This week, in an attempt to prove that Canonball is not just about hearing ourselves talk (well, not entirely, anyway) we opened things up a bit with our first two guest posts. Farley Miller wrote about his experience as a male student at a women’s college and raised a lot of intriguing questions about whether or not men can appreciate feminist art. Should guys reverentially eschew feminist poetry on the grounds that they’ll never fully be able to “get” it? I think Miriam effectively (and eloquently) shot that suggestion down in the comments: “The poems resonate with you; that means they have succeeded as poems, not that you have missed the point. Might some people out there get offended by your big stinky privileged white man feet stomping all over their precious feminist poetry? Maybe. But as we all know, haters gonna hate.”
Meanwhile, RJ Pettersen chronicled his failed summer plan to read books only by female authors. He ultimately chalked his failure up to “laziness,” and we think that brings up an interesting point. There’s a certain, frustrating ubiquity to sexist culture, and often it requires a little extra reach to seek out alternatives — the unsung masterpieces that the hegemony of the literary canon obscures, the televisions shows that are…not Two and a Half Men, etc. In that regard, the conclusion RJ came to about laziness reminded us of Lindsay’s post about irony last week, and her distinction between passive (read: lazy) irony and active critique. But, RJ’s piece makes us wonder, is there even more effort required for men to step out of the prescribed idea of What They’re Supposed to Be Reading and reach for a copy of Jane Eyre?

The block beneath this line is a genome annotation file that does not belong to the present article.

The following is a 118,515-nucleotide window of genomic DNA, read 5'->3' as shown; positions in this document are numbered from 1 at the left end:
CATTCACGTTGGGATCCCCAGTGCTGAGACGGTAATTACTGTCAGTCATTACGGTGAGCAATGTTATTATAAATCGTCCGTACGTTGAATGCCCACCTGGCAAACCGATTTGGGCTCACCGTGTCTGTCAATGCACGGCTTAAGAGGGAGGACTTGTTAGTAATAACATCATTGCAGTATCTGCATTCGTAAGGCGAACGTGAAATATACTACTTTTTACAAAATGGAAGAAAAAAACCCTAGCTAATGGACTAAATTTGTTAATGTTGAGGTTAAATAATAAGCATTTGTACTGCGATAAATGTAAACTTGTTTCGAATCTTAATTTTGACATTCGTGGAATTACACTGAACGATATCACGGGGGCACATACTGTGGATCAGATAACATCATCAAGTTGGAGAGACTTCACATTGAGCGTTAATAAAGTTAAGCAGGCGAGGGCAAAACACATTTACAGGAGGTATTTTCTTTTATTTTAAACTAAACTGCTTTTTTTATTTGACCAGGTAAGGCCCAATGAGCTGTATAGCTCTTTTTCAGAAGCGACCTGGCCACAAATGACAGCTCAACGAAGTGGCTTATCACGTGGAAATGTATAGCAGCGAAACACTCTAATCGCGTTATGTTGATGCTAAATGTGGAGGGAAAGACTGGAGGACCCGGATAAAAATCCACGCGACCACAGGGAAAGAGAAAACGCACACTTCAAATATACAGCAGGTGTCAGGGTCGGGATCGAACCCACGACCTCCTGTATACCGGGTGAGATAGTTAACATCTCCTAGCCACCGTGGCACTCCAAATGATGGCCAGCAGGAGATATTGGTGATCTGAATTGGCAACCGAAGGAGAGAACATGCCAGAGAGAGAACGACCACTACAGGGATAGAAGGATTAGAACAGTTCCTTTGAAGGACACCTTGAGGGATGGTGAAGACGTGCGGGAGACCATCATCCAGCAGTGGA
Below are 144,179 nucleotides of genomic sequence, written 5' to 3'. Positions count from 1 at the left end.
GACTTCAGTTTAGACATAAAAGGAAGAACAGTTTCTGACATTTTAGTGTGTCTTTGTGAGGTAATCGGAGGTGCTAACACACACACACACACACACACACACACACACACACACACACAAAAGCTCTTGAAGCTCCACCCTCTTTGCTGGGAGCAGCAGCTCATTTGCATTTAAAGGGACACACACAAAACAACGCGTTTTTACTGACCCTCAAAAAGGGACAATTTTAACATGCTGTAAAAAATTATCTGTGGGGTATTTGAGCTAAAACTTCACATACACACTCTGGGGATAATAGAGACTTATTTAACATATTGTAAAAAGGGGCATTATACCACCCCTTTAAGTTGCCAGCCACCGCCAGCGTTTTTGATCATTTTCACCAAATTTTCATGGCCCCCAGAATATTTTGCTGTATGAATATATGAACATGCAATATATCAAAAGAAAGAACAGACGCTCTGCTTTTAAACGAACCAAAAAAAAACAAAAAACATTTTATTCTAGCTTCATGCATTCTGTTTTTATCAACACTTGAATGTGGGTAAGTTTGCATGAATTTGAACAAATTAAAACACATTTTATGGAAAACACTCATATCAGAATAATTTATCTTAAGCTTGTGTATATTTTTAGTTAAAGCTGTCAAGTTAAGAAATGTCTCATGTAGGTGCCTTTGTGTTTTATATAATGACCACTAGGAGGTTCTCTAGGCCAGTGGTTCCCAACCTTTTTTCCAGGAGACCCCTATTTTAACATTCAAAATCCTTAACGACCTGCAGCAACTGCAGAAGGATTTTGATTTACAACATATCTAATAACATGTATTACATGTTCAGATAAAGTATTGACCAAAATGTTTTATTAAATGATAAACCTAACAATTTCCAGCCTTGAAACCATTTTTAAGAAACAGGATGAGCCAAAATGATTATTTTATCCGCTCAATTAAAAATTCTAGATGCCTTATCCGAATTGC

Both posts made me think of the sort of limited scope into which most people categorize “women’s art” or “feminist art,” and how that categorization often limits the work’s exposure. Quoth the immortal Chantal Akerman — a director whose films are often christened with the “feminist” epithet: “I think it’s poor and limiting to think of my films as simply feminist. You wouldn’t say of a Fellini film that it’s a male film…When people say there is a feminist film language, it’s like saying there’s only one way for women to express themselves.”
All of this makes us want to pose a question to all the dudes out there: are there any other so-called feminist poets/writers/filmmakers/artists whose work you find particularly resonant? Do share in the comments.